How Much Ultrasonic Power Do I Need?


Today's post will take a look at one of the most commonly asked questions in ultrasonic cleaning. We'll talk about what those power specs mean, whether or not to trust them, and more.

Dear Dave,

I an trying to choose an ultrasonic cleaner, and using the power specification to compare brands. But they don’t seem to  be something I can compare apples to apples. Is there a standard I can use?


The ultrasonic power specification can be really difficult to pin down in a meaningful way. Different companies measure their cleaners in different ways, and format the resulting measurements according to their wishes. For example, say the tank you're looking at has a published spec of 240 Watts:

  • 240w measured how? peak to peak? RMS? Average?
  • Includes the heater?
  • What kind of transducer is involved? Peizoelectric? Magapak? Rod?
  • Are we measuring watts per gallon – or watts per square inch of radiating surface? 
  • Is it variable frequency? If so, at what point in the spectrum is power measured?
  • Is this the point that matters for your application?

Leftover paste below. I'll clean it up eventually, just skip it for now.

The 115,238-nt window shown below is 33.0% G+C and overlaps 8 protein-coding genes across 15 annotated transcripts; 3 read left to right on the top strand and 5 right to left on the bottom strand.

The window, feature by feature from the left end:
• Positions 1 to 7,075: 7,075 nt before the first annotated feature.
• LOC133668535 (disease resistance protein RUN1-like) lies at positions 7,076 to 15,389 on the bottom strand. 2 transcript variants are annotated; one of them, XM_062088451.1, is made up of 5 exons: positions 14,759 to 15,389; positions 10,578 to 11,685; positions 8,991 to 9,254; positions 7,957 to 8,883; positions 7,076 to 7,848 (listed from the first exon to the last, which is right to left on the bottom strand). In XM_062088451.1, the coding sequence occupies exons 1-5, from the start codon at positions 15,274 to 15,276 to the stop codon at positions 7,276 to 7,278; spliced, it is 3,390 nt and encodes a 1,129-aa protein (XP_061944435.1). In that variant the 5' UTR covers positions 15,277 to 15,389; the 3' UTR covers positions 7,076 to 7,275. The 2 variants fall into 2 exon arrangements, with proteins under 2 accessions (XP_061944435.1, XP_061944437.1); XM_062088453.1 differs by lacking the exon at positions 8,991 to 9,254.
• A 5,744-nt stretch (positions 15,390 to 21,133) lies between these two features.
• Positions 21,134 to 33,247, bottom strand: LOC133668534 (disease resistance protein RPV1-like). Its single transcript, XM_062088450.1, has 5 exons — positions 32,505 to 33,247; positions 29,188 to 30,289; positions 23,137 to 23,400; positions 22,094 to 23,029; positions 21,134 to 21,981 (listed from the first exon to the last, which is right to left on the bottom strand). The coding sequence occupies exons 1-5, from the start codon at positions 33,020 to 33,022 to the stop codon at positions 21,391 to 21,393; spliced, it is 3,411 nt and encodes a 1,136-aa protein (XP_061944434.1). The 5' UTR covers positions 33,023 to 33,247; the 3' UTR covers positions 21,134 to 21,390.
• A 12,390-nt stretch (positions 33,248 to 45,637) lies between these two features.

As you can see, it becomes a jumble pretty quickly. It doesn’t help that manufacturers (understandably) quote the specification in whatever way makes them look best. Major manufacturers will publish specs in an easy to understand format:

Crest specifications

If you choose a major manufacturer with a good warranty, you’ll most likely be OK. Look for power levels of at least 35 watts per gallon excluding heat for piezoelectric transducers.

piezoelectric ultrasonic transducerNote - all the machines we sell use piezoelectric transducers, which radiate in a cone shaped pattern from the bottom of the tank upwards.

If you can pre-test your application with a small inexpensive unit, even better. (Make sure it is a real ultrasonic machine). I am often asked if I know where a unit can be borrowed – not likely. Once people have their machine set up and things running smoothly, the last thing they want is to risk cross contamination.

We do have a small unit that has really good power, and I often recommend it for application testing. The Gemoro 2.6 has a lot of ultrasonic power for the tank size, and it’s out least expensive unit that includes heat.

Best bet – email me with your application info and I’ll tell you what I think. I can pretty much tell you if your application will work – seen them all at this point.

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  • David Huckabay
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